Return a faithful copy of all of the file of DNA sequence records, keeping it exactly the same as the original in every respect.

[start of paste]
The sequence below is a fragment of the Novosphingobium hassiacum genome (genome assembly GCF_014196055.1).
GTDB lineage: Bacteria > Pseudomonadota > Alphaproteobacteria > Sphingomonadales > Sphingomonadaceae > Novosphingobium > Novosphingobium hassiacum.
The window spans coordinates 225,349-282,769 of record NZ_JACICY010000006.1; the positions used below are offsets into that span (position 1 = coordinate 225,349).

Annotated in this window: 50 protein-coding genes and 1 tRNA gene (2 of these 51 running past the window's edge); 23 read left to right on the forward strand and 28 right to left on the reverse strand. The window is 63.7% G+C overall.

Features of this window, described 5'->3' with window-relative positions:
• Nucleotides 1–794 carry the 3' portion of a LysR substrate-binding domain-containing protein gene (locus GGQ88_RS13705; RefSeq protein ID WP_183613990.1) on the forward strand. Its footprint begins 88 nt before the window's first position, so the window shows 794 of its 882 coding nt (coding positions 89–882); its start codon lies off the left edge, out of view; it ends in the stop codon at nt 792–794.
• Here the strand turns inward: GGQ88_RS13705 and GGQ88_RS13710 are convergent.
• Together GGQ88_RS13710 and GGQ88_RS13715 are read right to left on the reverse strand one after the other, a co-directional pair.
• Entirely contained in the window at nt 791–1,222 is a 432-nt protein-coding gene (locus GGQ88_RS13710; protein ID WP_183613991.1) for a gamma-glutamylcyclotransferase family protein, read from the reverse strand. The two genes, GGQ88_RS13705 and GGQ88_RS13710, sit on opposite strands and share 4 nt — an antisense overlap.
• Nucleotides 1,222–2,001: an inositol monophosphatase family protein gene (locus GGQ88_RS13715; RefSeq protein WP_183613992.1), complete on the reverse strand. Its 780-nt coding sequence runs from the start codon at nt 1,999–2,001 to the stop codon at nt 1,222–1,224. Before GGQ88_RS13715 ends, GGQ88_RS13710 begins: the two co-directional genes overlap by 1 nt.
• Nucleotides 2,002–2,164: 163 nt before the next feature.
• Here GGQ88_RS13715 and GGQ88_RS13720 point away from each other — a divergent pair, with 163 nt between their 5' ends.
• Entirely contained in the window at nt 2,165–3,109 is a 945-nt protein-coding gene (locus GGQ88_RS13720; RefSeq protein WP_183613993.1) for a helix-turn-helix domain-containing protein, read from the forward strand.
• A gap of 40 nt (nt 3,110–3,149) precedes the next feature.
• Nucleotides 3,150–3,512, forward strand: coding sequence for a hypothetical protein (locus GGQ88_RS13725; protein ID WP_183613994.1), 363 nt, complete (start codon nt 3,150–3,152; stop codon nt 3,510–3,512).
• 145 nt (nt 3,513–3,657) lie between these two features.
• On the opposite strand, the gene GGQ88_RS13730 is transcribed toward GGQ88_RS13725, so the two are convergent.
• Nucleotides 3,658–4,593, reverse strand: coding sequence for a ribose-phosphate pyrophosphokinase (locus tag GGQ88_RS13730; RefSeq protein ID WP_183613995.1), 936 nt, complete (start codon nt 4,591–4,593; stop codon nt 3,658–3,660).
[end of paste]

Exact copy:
The sequence below is a fragment of the Novosphingobium hassiacum genome (genome assembly GCF_014196055.1).
GTDB lineage: Bacteria > Pseudomonadota > Alphaproteobacteria > Sphingomonadales > Sphingomonadaceae > Novosphingobium > Novosphingobium hassiacum.
The window spans coordinates 225,349-282,769 of record NZ_JACICY010000006.1; the positions used below are offsets into that span (position 1 = coordinate 225,349).

Annotated in this window: 50 protein-coding genes and 1 tRNA gene (2 of these 51 running past the window's edge); 23 read left to right on the forward strand and 28 right to left on the reverse strand. The window is 63.7% G+C overall.

Features of this window, described 5'->3' with window-relative positions:
• Nucleotides 1–794 carry the 3' portion of a LysR substrate-binding domain-containing protein gene (locus GGQ88_RS13705; RefSeq protein ID WP_183613990.1) on the forward strand. Its footprint begins 88 nt before the window's first position, so the window shows 794 of its 882 coding nt (coding positions 89–882); its start codon lies off the left edge, out of view; it ends in the stop codon at nt 792–794.
• Here the strand turns inward: GGQ88_RS13705 and GGQ88_RS13710 are convergent.
• Together GGQ88_RS13710 and GGQ88_RS13715 are read right to left on the reverse strand one after the other, a co-directional pair.
• Entirely contained in the window at nt 791–1,222 is a 432-nt protein-coding gene (locus GGQ88_RS13710; protein ID WP_183613991.1) for a gamma-glutamylcyclotransferase family protein, read from the reverse strand. The two genes, GGQ88_RS13705 and GGQ88_RS13710, sit on opposite strands and share 4 nt — an antisense overlap.
• Nucleotides 1,222–2,001: an inositol monophosphatase family protein gene (locus GGQ88_RS13715; RefSeq protein WP_183613992.1), complete on the reverse strand. Its 780-nt coding sequence runs from the start codon at nt 1,999–2,001 to the stop codon at nt 1,222–1,224. Before GGQ88_RS13715 ends, GGQ88_RS13710 begins: the two co-directional genes overlap by 1 nt.
• Nucleotides 2,002–2,164: 163 nt before the next feature.
• Here GGQ88_RS13715 and GGQ88_RS13720 point away from each other — a divergent pair, with 163 nt between their 5' ends.
• Entirely contained in the window at nt 2,165–3,109 is a 945-nt protein-coding gene (locus GGQ88_RS13720; RefSeq protein WP_183613993.1) for a helix-turn-helix domain-containing protein, read from the forward strand.
• A gap of 40 nt (nt 3,110–3,149) precedes the next feature.
• Nucleotides 3,150–3,512, forward strand: coding sequence for a hypothetical protein (locus GGQ88_RS13725; protein ID WP_183613994.1), 363 nt, complete (start codon nt 3,150–3,152; stop codon nt 3,510–3,512).
• 145 nt (nt 3,513–3,657) lie between these two features.
• On the opposite strand, the gene GGQ88_RS13730 is transcribed toward GGQ88_RS13725, so the two are convergent.
• Nucleotides 3,658–4,593, reverse strand: coding sequence for a ribose-phosphate pyrophosphokinase (locus tag GGQ88_RS13730; RefSeq protein ID WP_183613995.1), 936 nt, complete (start codon nt 4,591–4,593; stop codon nt 3,658–3,660).